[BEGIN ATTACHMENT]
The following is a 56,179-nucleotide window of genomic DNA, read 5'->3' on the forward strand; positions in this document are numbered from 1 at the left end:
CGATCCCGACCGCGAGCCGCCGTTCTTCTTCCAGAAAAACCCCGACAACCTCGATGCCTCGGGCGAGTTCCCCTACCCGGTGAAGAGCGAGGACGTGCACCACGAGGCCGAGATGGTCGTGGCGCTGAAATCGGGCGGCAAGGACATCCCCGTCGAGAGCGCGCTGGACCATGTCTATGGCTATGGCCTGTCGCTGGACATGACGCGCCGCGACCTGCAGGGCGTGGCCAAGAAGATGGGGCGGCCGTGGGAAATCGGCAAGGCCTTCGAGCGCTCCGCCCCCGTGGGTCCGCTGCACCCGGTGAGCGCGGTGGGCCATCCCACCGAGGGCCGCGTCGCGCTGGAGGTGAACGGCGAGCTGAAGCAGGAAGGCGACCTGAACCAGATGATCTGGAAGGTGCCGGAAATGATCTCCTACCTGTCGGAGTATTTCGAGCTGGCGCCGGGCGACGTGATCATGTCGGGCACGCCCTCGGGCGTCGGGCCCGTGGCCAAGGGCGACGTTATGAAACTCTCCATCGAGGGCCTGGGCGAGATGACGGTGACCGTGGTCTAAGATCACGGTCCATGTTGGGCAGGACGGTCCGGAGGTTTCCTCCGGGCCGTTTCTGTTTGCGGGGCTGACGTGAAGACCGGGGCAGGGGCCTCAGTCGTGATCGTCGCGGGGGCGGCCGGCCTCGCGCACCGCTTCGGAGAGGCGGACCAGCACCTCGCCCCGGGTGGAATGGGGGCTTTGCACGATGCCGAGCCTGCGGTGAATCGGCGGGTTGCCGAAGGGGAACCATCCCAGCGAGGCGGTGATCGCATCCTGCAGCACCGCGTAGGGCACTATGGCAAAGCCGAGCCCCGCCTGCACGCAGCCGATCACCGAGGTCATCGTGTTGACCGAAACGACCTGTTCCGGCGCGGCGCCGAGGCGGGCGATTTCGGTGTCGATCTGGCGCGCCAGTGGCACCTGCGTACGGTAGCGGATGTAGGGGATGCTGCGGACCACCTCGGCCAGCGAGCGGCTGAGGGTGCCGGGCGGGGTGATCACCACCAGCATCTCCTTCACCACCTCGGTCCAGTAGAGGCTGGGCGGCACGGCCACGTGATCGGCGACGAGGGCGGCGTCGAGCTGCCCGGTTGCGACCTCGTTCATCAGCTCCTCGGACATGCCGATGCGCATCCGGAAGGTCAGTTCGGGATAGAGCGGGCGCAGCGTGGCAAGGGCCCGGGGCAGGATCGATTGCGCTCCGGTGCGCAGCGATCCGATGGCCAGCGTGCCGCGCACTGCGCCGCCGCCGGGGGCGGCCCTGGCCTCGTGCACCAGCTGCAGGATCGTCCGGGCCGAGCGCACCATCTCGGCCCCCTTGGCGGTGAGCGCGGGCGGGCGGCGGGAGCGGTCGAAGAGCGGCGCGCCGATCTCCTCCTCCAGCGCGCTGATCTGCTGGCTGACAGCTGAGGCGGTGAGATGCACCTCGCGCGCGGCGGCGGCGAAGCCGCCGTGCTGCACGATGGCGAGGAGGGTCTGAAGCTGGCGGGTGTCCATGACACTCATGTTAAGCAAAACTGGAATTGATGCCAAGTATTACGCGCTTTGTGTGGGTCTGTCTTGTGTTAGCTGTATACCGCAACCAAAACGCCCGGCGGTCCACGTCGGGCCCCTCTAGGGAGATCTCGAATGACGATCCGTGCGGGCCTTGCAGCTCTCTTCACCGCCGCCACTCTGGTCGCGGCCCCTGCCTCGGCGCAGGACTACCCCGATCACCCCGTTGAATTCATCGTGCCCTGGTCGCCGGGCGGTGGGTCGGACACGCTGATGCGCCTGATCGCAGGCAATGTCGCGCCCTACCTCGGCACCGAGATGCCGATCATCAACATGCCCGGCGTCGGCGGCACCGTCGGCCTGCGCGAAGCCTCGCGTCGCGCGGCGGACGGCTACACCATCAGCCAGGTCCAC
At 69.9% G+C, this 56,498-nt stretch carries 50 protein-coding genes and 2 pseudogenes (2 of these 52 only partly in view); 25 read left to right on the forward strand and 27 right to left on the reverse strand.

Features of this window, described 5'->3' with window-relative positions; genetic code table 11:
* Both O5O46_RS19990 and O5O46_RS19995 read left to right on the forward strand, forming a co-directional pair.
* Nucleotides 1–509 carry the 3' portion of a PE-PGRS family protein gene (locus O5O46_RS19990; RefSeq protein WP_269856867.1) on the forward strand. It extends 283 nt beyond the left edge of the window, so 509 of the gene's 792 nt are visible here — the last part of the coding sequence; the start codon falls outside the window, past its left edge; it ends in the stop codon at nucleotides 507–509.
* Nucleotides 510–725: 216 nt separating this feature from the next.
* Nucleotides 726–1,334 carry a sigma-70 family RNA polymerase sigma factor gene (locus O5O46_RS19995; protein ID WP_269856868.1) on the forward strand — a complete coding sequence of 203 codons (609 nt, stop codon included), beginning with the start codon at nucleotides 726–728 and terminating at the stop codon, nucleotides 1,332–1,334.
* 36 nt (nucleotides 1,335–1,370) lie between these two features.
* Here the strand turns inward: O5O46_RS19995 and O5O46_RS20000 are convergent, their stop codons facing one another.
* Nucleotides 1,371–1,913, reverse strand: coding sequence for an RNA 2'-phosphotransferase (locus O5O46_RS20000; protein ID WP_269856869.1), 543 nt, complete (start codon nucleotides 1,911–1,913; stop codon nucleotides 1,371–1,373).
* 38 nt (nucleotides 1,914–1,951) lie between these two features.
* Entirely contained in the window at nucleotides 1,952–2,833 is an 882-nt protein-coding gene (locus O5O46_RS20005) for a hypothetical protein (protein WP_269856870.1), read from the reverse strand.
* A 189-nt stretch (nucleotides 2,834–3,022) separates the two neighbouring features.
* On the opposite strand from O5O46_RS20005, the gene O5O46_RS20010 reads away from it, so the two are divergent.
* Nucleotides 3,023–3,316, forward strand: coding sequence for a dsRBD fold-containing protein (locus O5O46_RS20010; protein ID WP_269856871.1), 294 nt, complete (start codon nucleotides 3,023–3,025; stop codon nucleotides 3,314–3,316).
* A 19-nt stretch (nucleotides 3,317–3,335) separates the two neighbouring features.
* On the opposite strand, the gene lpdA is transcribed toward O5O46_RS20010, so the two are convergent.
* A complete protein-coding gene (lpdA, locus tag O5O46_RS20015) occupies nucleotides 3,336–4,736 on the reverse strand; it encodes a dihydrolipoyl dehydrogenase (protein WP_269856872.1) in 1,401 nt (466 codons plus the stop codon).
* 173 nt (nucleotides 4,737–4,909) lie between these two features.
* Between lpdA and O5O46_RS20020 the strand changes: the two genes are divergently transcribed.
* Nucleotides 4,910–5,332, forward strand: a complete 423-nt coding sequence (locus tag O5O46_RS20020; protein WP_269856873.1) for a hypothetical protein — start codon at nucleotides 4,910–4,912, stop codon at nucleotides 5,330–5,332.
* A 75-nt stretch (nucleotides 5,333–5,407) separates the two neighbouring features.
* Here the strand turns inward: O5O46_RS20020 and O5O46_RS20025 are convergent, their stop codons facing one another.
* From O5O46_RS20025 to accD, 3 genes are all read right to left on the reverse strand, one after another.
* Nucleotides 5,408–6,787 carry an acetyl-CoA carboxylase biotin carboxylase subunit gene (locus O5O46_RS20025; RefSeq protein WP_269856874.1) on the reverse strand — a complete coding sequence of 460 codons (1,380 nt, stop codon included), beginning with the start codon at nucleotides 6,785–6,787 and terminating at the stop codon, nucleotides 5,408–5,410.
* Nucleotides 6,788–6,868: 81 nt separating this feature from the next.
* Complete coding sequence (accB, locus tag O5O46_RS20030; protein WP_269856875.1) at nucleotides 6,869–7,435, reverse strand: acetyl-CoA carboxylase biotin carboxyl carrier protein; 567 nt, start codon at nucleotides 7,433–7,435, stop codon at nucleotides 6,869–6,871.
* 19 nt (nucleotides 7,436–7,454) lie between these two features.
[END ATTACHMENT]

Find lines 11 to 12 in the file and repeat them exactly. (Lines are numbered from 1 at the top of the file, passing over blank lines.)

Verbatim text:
* Nucleotides 1,371–1,913, reverse strand: coding sequence for an RNA 2'-phosphotransferase (locus O5O46_RS20000; protein ID WP_269856869.1), 543 nt, complete (start codon nucleotides 1,911–1,913; stop codon nucleotides 1,371–1,373).
* 38 nt (nucleotides 1,914–1,951) lie between these two features.